Book Review: The Designs of Jules Fisher

The history of lighting design is taught in almost every entry level theatre appreciation class at the college level in the states.  It almost every textbook associated with that level of class gives a brief and limited lesson of the history of lighting design and the pioneers of the our field. It’s in these classes that we begin to hear the names Appia, Melziner and other designers that shaped our future and formed the foundation of what we know and understand today.

But what about current designers and leaders in our industry?  Information and the history of designers of the late 20th century can be difficult to locate. The United States Institute for Theatre Technology is out to change that.  In the past year, USITT has released two books that help shed light on our not to distant past.  One of these books is The Designs of Jules Fisher by Delbert Unruh. As you might be able to tell from the title, the books is about the life and designs of legendary Broadway lighting designer, Mr. Jules Fisher. The book is a biography of sorts detailing the early life of Mr. Fisher and how magic influenced his life long passion for the arts and specifically lighting design.

John Lahr, senior drama critic for the New York Times and a a well-respected connoisseur of theatre in New York provided the foreword to The Designs book and writes with great passion and praise of one of Broadway’s leaders in lighting design. His words set the stage perfectly:

“If Babe Ruth was the Sultan of Swat, it could be said that Fisher, who has done the lighting design to over a hundred Broadway productions as well as the lights for such iconic New York pleasure domes as Studio 54, is the Sultan of Watt.  If he were one of his lights, in terms of his accomplishments (he has eight Tony Awards), Fisher should be a pin spot: bright, intense isolated in his uniqueness from every one around him. But Fisher, who is a gent as well as a giant in his field, gives off a cooler radiance: he’s an amber gel, I think: limpid, subtle, blending with the world around him.”

With praise and affection like this, it warms my heart that somebody truly recognizes what we do is an art. Fisher deserves this type of recognition as he has worked in the industry for most of his life and has dedicated his time and energy to innovation in lighting and developing techniques to accomplish dazzling effects and moods on stage. It is with this sentiment that The Designs as written.

With any biography, you can expect to learn and understand more about a person. This, of course, holds true for The Designs of Jules Fisher, but in a different way. While the book begins with the early years of Fisher’s life, we learn how magic and curiosity played a huge roll in developing one of the most well-known lighting designers Broadway stages and the silver screen has ever seen. After learning what has and continues to influence Fisher’s passion about lighting design, the book begins with his early career starting off with his summer job at Valley Forger Music Fair in 1954, his move to New York City in 1959 to work off-Broadway, and forward through the years.

The book is a time line of Fisher’s distinguished lighting design career and each show he’s lit. Along the way, the authors interject Fisher’s fondest and most memorable moments of each show and provides a bit of insight into what it was like.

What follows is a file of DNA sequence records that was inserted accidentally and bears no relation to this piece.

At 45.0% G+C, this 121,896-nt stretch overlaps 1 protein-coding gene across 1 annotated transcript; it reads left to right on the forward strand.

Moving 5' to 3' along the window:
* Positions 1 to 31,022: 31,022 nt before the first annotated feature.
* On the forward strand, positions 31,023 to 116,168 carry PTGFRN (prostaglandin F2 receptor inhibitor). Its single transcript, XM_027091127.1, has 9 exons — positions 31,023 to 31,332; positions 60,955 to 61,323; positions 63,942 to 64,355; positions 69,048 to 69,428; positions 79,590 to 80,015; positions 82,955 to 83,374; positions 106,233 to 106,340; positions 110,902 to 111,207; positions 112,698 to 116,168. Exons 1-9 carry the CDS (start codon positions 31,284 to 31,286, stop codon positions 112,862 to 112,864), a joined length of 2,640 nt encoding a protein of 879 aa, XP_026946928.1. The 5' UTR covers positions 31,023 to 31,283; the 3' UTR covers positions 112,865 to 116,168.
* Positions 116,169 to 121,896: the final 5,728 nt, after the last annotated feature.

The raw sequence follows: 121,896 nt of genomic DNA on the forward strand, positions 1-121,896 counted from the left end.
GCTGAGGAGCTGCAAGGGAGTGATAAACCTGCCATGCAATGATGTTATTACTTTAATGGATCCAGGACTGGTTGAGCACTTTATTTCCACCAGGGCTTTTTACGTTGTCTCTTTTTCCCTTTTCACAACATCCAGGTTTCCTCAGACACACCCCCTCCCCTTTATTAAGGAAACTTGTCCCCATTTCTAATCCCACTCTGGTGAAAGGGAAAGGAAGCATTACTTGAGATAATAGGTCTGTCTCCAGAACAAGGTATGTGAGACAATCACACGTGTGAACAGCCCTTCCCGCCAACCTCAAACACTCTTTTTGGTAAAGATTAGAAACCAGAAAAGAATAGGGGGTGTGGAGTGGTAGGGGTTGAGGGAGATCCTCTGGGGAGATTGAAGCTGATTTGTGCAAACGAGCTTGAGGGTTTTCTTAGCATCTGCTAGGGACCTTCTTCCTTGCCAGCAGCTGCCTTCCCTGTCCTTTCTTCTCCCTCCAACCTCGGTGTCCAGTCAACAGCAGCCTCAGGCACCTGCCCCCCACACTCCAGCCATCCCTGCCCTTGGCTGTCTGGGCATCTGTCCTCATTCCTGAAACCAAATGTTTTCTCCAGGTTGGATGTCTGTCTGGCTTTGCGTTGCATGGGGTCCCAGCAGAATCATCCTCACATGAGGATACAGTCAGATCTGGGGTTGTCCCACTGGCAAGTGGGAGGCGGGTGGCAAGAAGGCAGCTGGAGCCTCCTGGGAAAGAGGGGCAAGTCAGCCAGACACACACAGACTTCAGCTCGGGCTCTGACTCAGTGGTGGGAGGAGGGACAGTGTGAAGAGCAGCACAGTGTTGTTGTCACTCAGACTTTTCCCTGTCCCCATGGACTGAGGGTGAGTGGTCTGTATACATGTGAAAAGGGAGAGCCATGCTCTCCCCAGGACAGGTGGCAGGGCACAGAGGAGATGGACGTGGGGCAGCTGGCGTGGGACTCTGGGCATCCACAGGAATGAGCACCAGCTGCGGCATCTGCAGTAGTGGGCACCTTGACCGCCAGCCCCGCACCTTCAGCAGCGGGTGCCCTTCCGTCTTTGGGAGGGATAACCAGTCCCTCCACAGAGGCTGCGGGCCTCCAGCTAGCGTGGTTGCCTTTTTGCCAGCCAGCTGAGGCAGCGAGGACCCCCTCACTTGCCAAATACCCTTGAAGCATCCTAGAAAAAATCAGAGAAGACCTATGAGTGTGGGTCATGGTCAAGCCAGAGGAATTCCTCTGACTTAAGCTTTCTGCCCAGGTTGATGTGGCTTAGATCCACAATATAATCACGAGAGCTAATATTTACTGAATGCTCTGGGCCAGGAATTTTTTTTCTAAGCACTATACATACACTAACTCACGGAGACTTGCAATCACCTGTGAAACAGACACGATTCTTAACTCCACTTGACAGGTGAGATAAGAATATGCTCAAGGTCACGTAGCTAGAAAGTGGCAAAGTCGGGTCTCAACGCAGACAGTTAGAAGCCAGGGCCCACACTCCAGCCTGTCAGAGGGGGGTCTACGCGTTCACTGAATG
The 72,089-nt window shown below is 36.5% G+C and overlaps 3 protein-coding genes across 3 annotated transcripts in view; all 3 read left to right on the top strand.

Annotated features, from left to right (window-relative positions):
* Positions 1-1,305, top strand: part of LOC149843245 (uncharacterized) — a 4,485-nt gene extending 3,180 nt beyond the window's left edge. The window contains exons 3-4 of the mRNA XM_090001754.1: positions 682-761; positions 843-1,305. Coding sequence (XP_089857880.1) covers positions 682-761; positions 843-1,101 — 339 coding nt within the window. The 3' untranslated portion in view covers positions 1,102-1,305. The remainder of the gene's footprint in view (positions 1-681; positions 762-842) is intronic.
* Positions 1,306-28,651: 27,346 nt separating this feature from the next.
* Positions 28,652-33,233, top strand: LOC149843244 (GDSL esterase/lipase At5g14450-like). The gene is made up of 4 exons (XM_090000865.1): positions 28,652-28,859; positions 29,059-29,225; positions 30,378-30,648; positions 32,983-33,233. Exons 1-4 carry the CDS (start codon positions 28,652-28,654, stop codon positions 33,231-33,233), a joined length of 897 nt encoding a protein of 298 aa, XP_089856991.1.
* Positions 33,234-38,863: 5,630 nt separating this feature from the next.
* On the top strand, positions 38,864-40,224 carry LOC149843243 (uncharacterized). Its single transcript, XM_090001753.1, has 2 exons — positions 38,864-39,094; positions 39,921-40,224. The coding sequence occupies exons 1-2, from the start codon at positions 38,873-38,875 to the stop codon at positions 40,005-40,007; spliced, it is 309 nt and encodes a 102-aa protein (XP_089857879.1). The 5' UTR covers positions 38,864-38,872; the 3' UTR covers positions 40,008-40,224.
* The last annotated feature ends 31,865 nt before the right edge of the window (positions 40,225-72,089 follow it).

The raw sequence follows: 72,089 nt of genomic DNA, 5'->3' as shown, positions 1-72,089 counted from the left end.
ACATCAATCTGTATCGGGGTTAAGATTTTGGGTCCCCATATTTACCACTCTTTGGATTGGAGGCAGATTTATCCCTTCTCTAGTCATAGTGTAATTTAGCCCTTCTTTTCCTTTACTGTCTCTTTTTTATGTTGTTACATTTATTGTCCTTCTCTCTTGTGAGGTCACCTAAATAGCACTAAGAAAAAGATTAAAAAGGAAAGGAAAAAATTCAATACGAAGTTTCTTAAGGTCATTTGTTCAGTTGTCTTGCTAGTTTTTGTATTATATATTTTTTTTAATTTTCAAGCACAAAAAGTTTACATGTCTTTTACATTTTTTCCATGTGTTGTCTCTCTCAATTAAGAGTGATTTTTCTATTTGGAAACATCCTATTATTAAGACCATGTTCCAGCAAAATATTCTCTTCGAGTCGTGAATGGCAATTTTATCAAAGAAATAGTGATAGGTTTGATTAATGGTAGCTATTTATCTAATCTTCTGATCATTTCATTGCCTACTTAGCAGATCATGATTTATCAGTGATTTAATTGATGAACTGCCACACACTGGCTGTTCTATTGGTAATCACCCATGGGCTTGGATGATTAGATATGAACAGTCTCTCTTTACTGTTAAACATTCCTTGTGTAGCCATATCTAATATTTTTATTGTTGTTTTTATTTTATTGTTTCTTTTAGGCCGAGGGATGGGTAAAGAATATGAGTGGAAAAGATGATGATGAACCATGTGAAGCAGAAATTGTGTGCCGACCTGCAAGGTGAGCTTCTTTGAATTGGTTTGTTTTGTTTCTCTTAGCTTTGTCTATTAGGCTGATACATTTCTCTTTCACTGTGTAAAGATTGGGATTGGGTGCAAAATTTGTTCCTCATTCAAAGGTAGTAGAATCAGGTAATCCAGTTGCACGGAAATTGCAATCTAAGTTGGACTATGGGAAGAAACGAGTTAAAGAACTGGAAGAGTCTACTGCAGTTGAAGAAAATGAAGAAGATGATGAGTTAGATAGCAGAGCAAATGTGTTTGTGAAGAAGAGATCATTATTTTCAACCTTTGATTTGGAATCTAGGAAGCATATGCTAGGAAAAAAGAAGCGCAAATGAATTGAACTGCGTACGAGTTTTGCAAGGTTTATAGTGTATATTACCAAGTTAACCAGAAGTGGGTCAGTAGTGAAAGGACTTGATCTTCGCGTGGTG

All throughout the book, there are numerous amounts of production photos, lighting plots, and drawing details are included to help illustrate Fisher’s hard work, determination, and drive to advance the art of lighting design. Fisher is an innovator and throughout his career, he’s developed unique devices and lighting solutions that had never been though of before.  Scattered in the book are drawings of these solutions to problems that Fisher faced, such as designing a light that is able to pan and tilt remotely. Something that today’s designers take for granted was only just a dream until pioneers like Fisher started daring to dream big and take a chance on developing these types of off-the-wall ideas for their time.

The Designs of Jules Fisher provides an excellent overview of one of our industries leading designers, what influenced him then and still does today, and how he became one of the most successful lighting designers of our time. I have mentioned this before, but in order to understand where we are going and what is to come in our industry’s future, we must learn from past — learn about where we came from. History has a funny way of repeating itself. With the knowledge of our past, we can move forward and innovate in the same spirit as our predecessors and do the same for future generations of designers.

As a history buff and lighting designer, I recommend reading The Designs of Jules Fisher.  Not only does it paint a wonderful picture of the life of a great designer, but provides lessons for future designers on what it takes to not only practice our craft, but to be great at it.

In addition, Fisher shares his knowledge and passion of lighting by educating and developing the minds of future lighting designers through the Broadway Lighting Master Classes.  Mr. Fisher serves as the Creative Director of the event held in the spring time in New York City and hosted by Live Design. Mr. Fisher brings in some of the most well respected Broadway lighting designers of our time to share their passion and understanding of light.

With the book, The Designs of Jules Fisher and contributing his time and knowledge of the industry with the Broadway Lighting Master Classes, Mr. Fisher is ensuring the development of not just our industry, but the designers of today and into the future.

You can purchase a copy of The Designs of Jules Fisher through the USITT website.  Current USITT members pay $30 USD while non-members can purchase the book for $35.00.